Construction materials firms also faced labor market constraints in 2018. Since 2014, wages for skilled labor have risen sharply, led by a 10% jump for employees who did not complete high school.12 The increase in wages has been compounded by shortages of skilled labor in certain markets. In 2018, U.S. jobless claims were near 50-year lows, and construction materials companies struggled to attract younger talent. Both rising labor costs and constrained growth from labor shortages put pressure on margins. Labor shortages also affect the M&A market, as bolt-on acquisitions are a fast, efficient way to grow a labor force. As a result, labor concerns often work to make bolt-on transactions attractive to companies constrained by the need for skilled employees.
8. Increasing Interest Rates
Monetary policy plays a pivotal role in construction demand, and 2018 was a volatile year for interest rates. From December 2008 to 2015, the Federal Reserve held interest rates at 0.25%. Interest rates began moving upward starting in December 2015, with the Federal Reserve raising rates three times in 2017 and four times in 2018. After the fourth interest rate hike (December 19), the Fed funds rate stood at 2.50%. On November 28, Federal Reserve Chairman Jerome Powell remarked, “Interest rates are still low by historical standards, and they remain just below the broad range of estimates of the level that would be neutral for the economy.”13 In conjunction with the fourth rate hike in December 2018, market watchers have interpreted Powell’s comments to mean that the Fed would not raise interest rates as aggressively in 2019 as in the prior two years.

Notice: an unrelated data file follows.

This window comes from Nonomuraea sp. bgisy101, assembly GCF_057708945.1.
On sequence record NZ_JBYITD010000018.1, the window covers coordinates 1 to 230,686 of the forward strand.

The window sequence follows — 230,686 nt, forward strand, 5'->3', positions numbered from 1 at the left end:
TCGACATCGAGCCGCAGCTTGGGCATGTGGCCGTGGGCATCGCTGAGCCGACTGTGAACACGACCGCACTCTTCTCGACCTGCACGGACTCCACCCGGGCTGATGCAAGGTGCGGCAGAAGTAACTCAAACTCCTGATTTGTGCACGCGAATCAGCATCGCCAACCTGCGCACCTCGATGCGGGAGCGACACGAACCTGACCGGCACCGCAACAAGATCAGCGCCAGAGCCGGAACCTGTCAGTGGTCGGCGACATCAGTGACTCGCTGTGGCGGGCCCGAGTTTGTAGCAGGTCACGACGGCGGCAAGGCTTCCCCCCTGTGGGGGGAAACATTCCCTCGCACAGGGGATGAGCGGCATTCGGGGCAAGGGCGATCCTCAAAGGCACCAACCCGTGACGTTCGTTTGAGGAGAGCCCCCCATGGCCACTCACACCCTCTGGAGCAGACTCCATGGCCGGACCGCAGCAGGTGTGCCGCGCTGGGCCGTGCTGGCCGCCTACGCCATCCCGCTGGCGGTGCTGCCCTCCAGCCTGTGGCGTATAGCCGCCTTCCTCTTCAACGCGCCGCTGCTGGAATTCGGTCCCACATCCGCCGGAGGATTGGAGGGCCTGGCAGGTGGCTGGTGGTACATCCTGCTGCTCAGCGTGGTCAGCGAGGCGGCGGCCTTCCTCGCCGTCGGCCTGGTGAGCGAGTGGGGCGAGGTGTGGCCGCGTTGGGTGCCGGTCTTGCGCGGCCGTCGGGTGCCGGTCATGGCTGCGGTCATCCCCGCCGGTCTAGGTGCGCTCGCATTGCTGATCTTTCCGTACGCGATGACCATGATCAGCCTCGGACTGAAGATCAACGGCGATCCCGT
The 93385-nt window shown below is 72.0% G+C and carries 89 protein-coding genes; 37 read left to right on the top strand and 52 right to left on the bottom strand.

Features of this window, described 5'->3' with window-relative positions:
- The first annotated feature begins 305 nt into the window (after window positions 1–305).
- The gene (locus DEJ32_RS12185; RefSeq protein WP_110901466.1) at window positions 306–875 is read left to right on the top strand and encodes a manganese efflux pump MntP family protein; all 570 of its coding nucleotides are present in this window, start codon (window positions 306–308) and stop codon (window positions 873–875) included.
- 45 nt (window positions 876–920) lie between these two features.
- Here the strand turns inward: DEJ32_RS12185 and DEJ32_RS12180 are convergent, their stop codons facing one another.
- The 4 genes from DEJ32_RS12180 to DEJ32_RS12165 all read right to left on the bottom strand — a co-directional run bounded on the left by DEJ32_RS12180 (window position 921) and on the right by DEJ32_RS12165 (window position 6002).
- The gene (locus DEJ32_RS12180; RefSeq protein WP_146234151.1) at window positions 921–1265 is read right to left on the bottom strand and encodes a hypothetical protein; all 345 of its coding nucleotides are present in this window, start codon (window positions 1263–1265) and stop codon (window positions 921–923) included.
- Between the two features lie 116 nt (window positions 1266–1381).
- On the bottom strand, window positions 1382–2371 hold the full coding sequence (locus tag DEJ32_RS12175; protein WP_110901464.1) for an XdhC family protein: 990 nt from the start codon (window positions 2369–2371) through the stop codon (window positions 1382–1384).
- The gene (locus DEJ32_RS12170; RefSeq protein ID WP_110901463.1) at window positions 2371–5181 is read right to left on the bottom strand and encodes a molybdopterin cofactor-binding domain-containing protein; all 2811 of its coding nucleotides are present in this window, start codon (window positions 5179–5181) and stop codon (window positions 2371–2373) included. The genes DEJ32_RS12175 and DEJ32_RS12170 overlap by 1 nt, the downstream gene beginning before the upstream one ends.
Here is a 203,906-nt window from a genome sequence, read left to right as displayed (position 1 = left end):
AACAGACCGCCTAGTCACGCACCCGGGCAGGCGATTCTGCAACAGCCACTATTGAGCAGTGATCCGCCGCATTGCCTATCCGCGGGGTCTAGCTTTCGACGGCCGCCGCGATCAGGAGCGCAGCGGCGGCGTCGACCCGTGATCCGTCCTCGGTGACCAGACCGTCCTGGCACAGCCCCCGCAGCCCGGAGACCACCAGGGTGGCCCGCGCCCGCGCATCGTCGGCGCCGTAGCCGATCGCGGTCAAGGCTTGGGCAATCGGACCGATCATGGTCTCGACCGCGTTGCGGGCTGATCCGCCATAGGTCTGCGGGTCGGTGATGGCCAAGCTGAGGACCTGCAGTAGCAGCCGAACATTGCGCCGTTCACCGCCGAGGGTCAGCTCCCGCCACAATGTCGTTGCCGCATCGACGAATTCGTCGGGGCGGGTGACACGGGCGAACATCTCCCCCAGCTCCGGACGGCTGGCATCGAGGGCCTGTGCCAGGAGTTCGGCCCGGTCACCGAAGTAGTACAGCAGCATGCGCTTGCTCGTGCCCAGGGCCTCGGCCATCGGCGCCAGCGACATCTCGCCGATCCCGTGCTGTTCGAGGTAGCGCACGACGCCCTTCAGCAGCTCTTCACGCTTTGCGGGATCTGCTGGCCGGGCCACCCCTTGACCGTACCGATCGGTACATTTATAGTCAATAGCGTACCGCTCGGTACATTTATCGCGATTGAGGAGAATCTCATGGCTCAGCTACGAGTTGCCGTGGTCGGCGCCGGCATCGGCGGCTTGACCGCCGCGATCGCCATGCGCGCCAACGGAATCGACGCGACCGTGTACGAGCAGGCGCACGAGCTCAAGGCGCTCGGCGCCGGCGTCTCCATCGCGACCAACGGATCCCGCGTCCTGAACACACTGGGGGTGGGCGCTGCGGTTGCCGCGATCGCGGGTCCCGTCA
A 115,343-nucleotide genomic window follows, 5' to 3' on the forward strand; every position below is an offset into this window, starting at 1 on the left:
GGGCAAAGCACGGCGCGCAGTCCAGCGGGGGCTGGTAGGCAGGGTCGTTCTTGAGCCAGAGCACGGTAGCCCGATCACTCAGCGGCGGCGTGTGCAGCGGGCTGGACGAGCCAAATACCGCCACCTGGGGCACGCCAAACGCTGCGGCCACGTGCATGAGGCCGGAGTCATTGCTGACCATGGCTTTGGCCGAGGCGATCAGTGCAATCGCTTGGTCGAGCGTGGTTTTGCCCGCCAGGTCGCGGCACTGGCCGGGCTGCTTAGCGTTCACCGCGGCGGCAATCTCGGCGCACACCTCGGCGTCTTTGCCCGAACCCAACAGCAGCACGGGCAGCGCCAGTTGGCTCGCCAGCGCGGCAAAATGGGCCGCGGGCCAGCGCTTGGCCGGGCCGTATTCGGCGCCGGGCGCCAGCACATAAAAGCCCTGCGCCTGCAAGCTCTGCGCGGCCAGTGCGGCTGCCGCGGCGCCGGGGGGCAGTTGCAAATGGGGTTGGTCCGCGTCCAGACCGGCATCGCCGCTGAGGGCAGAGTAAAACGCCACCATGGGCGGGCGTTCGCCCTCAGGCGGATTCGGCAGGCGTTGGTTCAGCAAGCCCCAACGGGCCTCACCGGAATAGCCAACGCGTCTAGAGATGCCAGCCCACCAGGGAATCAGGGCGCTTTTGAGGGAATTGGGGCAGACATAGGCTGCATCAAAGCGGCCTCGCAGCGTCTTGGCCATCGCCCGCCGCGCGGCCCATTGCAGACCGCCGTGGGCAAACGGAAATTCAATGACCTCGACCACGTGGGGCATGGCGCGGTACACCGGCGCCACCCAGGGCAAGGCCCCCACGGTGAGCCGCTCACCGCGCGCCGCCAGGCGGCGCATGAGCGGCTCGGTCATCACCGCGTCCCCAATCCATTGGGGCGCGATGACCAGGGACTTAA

Exhibit 8: Change in Real Average Hourly Wages by Education
2014-2018 showed a boom in the skilled labor categories
Fewer rate increases in 2019 could bode well for construction materials firms, as minimal rate hikes (or even a rate pause) in 2019 would temper increasing mortgage rates and increase the outlook for residential construction spending. From an M&A perspective, rising interest rates increase borrowing costs and reduce free cash flow. In a rising rate environment, bolt-on acquisitions become more attractive as buyers can utilize cash on hand and existing credit facilities.
9. Declining Housing Market
In 2018, data suggesting weaker-than-expected growth for residential construction trickled throughout the U.S. economy. From January through November, the seasonally adjusted rate of housing starts fell by 5.8% to 1.26 million units (down from 1.33 million units).14 Rising interest rates contributed to a weakening residential market. As rate hikes were announced, FMI economists continually moderated their total residential construction growth forecasts (beginning the year at 8.8% and ending at 4.1%). Moreover, analysts have further revised forecasts for 2019-2020 downward, based on 2018 data.15